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OUR PLAYGROUNDS

The Power of Play

Inclusion Matters partners with communities globally to create fully-inclusive playgrounds that

  • Empower children with disabilities to be full, valued members of their communities
  • Inspire advocates in the communities to create sustainable social inclusion
  • Build community resources by bringing diverse partnerships together in a shared inclusion vision.

These unique, state-of-the-art play spaces meet critical child development milestones by offering a wide variety of activities that support a child’s physical, cognitive, social, and sensory needs.
Each one is designed to reflect the community it serves and is filled with rich and varied sensory play opportunities.

Physical Play

Motivation to move, reflex development, motor skills, flexibility, balance, heart/lung development, decrease the risk of disease, ability to engage with surroundings, body awareness in the environment, judgment, reason, risk assessment.

Sensory Play

Ability to process smell / touch / taste / hearing / sight, proprioceptive and vestibular development that affects all areas of development, ability to plan and sequence multiple steps, cause and effect learning, communication/language skills, neural wiring, enhancing memory function, impulse control, self-regulation.

Creative
Creative Play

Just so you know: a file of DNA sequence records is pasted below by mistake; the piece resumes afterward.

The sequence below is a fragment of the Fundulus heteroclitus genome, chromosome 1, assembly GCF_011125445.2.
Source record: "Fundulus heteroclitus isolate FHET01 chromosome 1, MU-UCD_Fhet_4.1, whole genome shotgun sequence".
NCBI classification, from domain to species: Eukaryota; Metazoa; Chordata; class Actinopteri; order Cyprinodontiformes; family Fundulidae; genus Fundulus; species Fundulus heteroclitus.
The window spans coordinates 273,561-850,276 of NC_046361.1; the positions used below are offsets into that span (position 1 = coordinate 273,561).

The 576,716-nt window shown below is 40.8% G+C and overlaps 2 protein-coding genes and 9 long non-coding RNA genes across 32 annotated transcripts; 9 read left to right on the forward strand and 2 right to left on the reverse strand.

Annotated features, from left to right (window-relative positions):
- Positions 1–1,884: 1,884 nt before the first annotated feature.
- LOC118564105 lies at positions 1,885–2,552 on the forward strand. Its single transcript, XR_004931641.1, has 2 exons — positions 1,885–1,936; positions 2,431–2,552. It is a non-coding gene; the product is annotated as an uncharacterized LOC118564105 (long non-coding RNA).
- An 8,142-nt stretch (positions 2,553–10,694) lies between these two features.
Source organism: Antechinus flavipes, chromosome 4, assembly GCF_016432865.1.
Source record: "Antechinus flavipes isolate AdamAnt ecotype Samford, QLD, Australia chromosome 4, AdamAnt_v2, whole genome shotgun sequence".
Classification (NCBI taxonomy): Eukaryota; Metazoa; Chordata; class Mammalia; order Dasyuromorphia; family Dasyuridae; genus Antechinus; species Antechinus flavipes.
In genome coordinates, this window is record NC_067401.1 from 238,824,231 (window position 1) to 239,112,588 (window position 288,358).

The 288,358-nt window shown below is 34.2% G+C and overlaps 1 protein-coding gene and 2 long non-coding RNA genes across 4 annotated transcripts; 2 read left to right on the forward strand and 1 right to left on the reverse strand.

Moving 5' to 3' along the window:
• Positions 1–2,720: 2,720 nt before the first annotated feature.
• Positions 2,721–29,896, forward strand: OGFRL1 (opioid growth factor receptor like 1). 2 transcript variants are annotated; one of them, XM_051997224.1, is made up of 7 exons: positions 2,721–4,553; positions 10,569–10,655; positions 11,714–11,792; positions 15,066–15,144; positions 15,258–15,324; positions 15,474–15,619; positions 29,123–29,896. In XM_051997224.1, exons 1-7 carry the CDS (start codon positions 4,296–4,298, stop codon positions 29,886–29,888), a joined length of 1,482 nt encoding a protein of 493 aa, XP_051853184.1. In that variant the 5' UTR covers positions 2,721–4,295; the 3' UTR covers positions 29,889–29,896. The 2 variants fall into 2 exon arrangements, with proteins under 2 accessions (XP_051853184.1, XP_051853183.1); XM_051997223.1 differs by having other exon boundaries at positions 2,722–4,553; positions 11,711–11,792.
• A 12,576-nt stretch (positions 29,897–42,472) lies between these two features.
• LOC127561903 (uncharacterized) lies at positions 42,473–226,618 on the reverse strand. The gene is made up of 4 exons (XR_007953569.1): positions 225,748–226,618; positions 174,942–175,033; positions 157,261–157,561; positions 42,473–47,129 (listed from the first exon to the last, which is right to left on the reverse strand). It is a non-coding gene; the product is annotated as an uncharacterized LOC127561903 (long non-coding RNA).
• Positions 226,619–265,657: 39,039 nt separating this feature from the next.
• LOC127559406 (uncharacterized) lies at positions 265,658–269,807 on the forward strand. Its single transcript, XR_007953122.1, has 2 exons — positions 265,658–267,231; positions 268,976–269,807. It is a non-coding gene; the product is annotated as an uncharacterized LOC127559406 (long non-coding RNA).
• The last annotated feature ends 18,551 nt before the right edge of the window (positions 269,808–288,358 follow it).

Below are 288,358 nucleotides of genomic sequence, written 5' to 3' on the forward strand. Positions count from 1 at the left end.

Language development, problem solving, imagination, knowledge acquisition, autonomous thinking, emotional regulation, academic skill development, discovering social rules and roles, sharing, patience.

When children play, great things happen.

Play is foundational in the development of children, from birth on. It provides benefits that touch
every aspect of growth from a baby’s ability to sit up to a student’s ability to hold a pencil and write.

Social exclusion can last a lifetime.

When children are denied the opportunity to play and socialize with their peers, they are denied the chance to develop skills that will benefit them forever. A 2015 survey by the A.J. Drexel Autism Institute discovered that the young adult students with Autism who participated were:

25%

Completely isolate
with no peer contact

28%

More likely to contemplate
or attempt suicide

66%

More likely to be bullied
than their peers

75%

Unemployed two years
after high school

Create Social Inclusion in Your Community.

You have the power to change the social inclusion landscape in your community for good. We have the resources to help you.

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